The use of temporary foreign workers isn’t as uncommon as people might think. The recent controversy over the Royal Bank of Canada outsourcing technology jobs to temporary foreign workers has caused a media storm, but here in Niagara some of the area’s bread-and-butter sectors have benefitted from offshore workers.
Doug Birell, president of Canadian Niagara Hotels, said it’s been about five years since the company had to use the federal government’s temporary foreign worker program.
“The way the job market was at that time, it helped us,” he said.
That was pre-recession. With more Canadians employed, temporary foreign workers were used to fill what most people would call undesirable jobs such as chambermaid positions, or “back-of-house” positions as Birell put it.
But now, with Niagara’s unemployment rate more than 8.1%, those jobs are filling up more easily.
“We seem to be filling the positions with residents in the Niagara peninsula,” said Birell.
The temporary foreign worker program often requires an employer to undertake a labour market opinion from Human Resources and Skills Development Canada.
If Canadian citizens and permanent residents are not available to do the job, offshore workers can be brought in to fill positions. The program is designed to fill short-term gaps in the labour market and the government’s policy allows employers to pay temporary foreign workers up to 15% less than the prevailing wage.
According to Citizenship and Immigration Canada, more than 338,000 temporary foreign workers held positions in Canada in 2012.
A similar program is used by wineries in Niagara-on-the-Lake. The Seasonal Agricultural Workers Program allows workers from Mexico and the Caribbean to immigrate to Canada for support during planting and harvesting seasons.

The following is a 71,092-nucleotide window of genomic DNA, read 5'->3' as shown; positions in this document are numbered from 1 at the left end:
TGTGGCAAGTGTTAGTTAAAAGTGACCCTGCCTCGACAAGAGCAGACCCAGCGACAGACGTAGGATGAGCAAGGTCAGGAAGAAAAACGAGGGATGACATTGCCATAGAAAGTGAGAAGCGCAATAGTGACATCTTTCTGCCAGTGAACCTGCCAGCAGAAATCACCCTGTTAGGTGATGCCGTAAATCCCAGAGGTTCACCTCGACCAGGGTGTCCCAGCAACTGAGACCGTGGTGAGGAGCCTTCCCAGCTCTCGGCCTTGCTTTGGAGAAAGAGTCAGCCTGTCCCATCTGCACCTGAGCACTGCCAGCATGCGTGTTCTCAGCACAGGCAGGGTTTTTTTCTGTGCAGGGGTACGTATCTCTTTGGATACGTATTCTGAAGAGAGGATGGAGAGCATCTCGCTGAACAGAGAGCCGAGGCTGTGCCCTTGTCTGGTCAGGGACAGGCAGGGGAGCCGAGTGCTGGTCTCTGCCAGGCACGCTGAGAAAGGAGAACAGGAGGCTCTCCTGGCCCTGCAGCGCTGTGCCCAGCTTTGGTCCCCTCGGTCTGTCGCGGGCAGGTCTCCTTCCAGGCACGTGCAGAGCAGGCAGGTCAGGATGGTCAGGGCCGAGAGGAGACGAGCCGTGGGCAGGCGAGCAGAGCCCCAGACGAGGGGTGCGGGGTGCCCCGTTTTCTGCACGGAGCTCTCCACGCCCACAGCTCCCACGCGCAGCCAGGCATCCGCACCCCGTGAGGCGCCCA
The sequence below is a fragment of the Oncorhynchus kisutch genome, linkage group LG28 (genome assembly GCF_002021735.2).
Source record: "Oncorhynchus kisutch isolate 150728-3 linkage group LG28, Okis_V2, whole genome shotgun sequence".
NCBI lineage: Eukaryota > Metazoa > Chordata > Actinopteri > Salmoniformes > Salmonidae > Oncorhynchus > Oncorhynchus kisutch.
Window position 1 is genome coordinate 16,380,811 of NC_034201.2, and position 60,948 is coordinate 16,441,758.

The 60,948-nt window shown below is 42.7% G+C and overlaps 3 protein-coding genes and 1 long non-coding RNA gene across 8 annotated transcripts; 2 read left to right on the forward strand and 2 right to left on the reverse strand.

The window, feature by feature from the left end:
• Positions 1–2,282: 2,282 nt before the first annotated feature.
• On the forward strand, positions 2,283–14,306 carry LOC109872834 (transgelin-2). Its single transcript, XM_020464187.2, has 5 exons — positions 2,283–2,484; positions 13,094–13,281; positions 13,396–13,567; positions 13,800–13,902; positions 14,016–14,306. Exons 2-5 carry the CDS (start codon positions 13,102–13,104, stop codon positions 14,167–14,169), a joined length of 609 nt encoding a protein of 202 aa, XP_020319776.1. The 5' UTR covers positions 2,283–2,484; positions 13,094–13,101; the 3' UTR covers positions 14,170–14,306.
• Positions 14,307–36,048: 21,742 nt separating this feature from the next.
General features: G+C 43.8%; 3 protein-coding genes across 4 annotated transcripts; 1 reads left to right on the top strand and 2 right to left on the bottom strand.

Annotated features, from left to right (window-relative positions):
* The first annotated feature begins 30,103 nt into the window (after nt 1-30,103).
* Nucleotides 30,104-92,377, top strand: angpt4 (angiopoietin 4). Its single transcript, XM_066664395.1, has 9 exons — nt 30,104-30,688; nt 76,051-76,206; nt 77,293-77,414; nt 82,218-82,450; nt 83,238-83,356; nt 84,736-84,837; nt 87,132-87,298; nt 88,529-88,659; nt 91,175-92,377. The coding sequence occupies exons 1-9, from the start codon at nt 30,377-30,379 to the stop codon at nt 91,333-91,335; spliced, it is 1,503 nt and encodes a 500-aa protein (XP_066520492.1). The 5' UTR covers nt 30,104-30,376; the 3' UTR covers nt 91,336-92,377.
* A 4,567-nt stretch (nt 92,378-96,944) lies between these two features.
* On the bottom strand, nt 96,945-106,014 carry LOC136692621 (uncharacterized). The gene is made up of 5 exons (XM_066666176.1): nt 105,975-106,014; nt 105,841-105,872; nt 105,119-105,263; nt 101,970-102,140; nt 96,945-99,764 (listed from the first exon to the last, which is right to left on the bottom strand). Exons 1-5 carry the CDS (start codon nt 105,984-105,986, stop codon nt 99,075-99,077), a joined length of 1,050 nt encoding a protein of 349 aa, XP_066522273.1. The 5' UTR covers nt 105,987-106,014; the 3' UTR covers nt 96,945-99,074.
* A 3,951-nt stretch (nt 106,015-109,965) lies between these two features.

Larry Savage, director of the Centre for Labour Studies at Brock University, said it is used extensively there, mainly because the jobs are not “good jobs” and don’t appeal to Canadians.
Savage, who co-authored the book Union Power: Solidarity and Struggle in Niagara, said agricultural work falls outside of the Ontario Labour Relations Act and certain aspects of the Employment Standard Act do not apply to harvesters such as overtime pay and hours of work per week.
“It’s low paying and very dangerous work,” he said. “As other industries grow in Niagara, people don’t want to do these.”
The Seasonal Agricultural Workers Program has been in place since 1966 and Savage said it continues to grow in popularity for employers.
“It’s also a way to avoid unionization and these workers, because they are temporary, don’t have the same employment rights as Canadian workers,” he said. “Losing their job is tenfold, because not only do they lose that, but their opportunity to work here.”